Social media and DJing don't usually come to mind when you think of HIV and AIDS activism. So, let me start from the beginning.
November 1984 I made my way into the world a month early. Three months later it was discovered I had a heart condition known as transposition of the great arteries. Surgery was urgently needed. As I'm being rushed into surgery the topic of blood transfusions emerges. My family is assured everything will be fine. (Remember this is early 1985 and the world is still learning about HIV and AIDS). I survive surgery and three months in intensive care. I'm finally home and battery-powered thanks to a pacemaker.
As the years go by my health issues begin to compound. Yearly bouts with bronchitis and pneumonia. Doctors calmed family explaining that I'd always be the smallest kid due to heart problem. The years went by and three pacemakers later I'm meeting a new doctor that's treating me for a cough that wouldn't go away after third pacemaker replacement. So the search begins for at that time unknown illness.
My doctor noticed I'd had multiple blood transfusions in 1985 and no record of a HIV test. Surely I'd been tested after years in and out of hospitals? But no one had ever suggested I get a test for HIV.
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I submitted to the test and two weeks later I got the news I never expected. The test was positive and I was diagnosed with AIDS. I survived 16 years undiagnosed. I had what is known as wasting syndrome my body was preparing to die. My world shattered and I was lost learning new words (viral load, CD4 count, etc).
I began my journey on meds 22 pills a day in 2001. I was in awe as I watched my body begin to heal after hearing how close to death I was at diagnosis. HIV treatment works. This was empowering.
Music was my only escape from doctors and meds so I should be a DJ. The transformation into a DJ was almost natural. I started out by just meeting DJ'S and learning all I could. The moment I realized I was cut out for the job was a karaoke night. I gathered up all my courage and found a song from the past, one everyone knows: "Ice Ice Baby." I walked all through the club and put on a show like never seen before. That's how DJ D-REK became real.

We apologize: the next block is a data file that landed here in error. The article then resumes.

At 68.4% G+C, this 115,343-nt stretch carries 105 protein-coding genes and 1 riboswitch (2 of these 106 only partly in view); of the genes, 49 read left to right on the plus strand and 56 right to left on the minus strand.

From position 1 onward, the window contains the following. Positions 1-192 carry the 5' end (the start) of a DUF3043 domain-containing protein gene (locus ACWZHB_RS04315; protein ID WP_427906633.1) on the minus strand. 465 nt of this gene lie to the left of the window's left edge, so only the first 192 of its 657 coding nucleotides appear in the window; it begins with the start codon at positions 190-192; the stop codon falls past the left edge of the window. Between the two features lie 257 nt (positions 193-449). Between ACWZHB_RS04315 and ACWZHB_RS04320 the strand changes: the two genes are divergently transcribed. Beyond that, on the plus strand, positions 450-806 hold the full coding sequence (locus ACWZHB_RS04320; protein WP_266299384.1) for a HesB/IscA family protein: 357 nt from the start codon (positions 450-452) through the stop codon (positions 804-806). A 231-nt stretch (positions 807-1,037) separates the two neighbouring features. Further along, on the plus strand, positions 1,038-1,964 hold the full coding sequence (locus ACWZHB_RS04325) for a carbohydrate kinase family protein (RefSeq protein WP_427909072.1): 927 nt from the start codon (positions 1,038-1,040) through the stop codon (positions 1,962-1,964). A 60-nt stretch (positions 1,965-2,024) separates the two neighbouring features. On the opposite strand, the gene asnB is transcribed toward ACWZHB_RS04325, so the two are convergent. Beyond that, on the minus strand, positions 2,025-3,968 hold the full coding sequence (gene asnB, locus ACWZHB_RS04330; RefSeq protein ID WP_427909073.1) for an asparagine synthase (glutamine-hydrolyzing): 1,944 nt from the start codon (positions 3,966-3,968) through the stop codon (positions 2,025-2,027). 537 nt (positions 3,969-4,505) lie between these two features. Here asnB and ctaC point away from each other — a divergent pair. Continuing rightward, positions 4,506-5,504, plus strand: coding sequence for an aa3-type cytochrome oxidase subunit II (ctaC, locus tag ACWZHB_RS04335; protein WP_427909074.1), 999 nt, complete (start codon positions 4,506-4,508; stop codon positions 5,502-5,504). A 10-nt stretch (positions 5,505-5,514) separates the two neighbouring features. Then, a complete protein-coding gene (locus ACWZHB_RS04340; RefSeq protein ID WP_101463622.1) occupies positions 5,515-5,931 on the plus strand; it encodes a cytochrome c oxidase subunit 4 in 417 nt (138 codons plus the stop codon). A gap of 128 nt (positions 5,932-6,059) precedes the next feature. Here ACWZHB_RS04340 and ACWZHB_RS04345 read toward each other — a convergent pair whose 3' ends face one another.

So how do I advocate from the DJ booth? I hand out wristbands for the #EndTheStigma campaign on gigs. I've learned the power of social media and connecting to other advocates around the world. Sharing my story honestly and not watering anything down has really connected with people, plus I throw in some humor. You have to be able to laugh life is uncomfortable for us all, so laugh at it. I started the campaign after realizing the lack of Heterosexual advocates and knew that my voice could make a difference.
It's wild to see how much I've accomplished in just 3 years. The #EndTheStigma campaign and #DreksAngelsandWarriors have become something so much bigger than me now and I'm very proud of that. I became a social ambassador for Get Tested Coachella Valley, been interviewed for multiple magazines and blogs around the world, and spoken at many events including my local college. I'm currently involved with many great projects including AIDS HIV living memorial, Positive Affirmation Day, and more.
I'm known by my doctors as the "Terminator" because I don't stop despite all the odds stacked against me. That's what I always remind people of: we are all stronger than the words in our medical records. Those are just words -- don't let them define you.
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Learn more about Derek at derekcanas.com
[Note from TheBody: This article was originally published by AIDS United on May 1, 2018. We have cross-posted it with their permission.]